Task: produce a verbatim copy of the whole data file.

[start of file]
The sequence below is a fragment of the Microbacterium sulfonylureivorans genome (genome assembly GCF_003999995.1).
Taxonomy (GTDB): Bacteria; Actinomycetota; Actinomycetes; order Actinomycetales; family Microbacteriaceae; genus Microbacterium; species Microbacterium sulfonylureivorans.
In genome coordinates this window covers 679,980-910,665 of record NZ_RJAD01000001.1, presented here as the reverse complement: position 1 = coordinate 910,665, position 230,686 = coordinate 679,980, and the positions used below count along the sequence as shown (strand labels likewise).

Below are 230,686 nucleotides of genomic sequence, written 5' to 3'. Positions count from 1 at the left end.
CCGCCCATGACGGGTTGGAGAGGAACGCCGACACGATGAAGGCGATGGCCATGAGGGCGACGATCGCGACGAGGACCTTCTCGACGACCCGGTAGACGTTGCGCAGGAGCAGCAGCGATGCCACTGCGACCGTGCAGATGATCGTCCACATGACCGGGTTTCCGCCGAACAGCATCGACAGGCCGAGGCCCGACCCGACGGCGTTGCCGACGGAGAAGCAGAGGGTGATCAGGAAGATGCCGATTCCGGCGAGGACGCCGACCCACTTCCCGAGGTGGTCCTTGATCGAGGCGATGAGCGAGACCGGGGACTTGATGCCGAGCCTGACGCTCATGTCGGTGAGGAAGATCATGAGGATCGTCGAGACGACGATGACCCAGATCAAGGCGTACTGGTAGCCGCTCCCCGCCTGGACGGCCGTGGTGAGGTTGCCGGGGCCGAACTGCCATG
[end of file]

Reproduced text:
The sequence below is a fragment of the Microbacterium sulfonylureivorans genome (genome assembly GCF_003999995.1).
Taxonomy (GTDB): Bacteria; Actinomycetota; Actinomycetes; order Actinomycetales; family Microbacteriaceae; genus Microbacterium; species Microbacterium sulfonylureivorans.
In genome coordinates this window covers 679,980-910,665 of record NZ_RJAD01000001.1, presented here as the reverse complement: position 1 = coordinate 910,665, position 230,686 = coordinate 679,980, and the positions used below count along the sequence as shown (strand labels likewise).

Below are 230,686 nucleotides of genomic sequence, written 5' to 3'. Positions count from 1 at the left end.
CCGCCCATGACGGGTTGGAGAGGAACGCCGACACGATGAAGGCGATGGCCATGAGGGCGACGATCGCGACGAGGACCTTCTCGACGACCCGGTAGACGTTGCGCAGGAGCAGCAGCGATGCCACTGCGACCGTGCAGATGATCGTCCACATGACCGGGTTTCCGCCGAACAGCATCGACAGGCCGAGGCCCGACCCGACGGCGTTGCCGACGGAGAAGCAGAGGGTGATCAGGAAGATGCCGATTCCGGCGAGGACGCCGACCCACTTCCCGAGGTGGTCCTTGATCGAGGCGATGAGCGAGACCGGGGACTTGATGCCGAGCCTGACGCTCATGTCGGTGAGGAAGATCATGAGGATCGTCGAGACGACGATGACCCAGATCAAGGCGTACTGGTAGCCGCTCCCCGCCTGGACGGCCGTGGTGAGGTTGCCGGGGCCGAACTGCCATG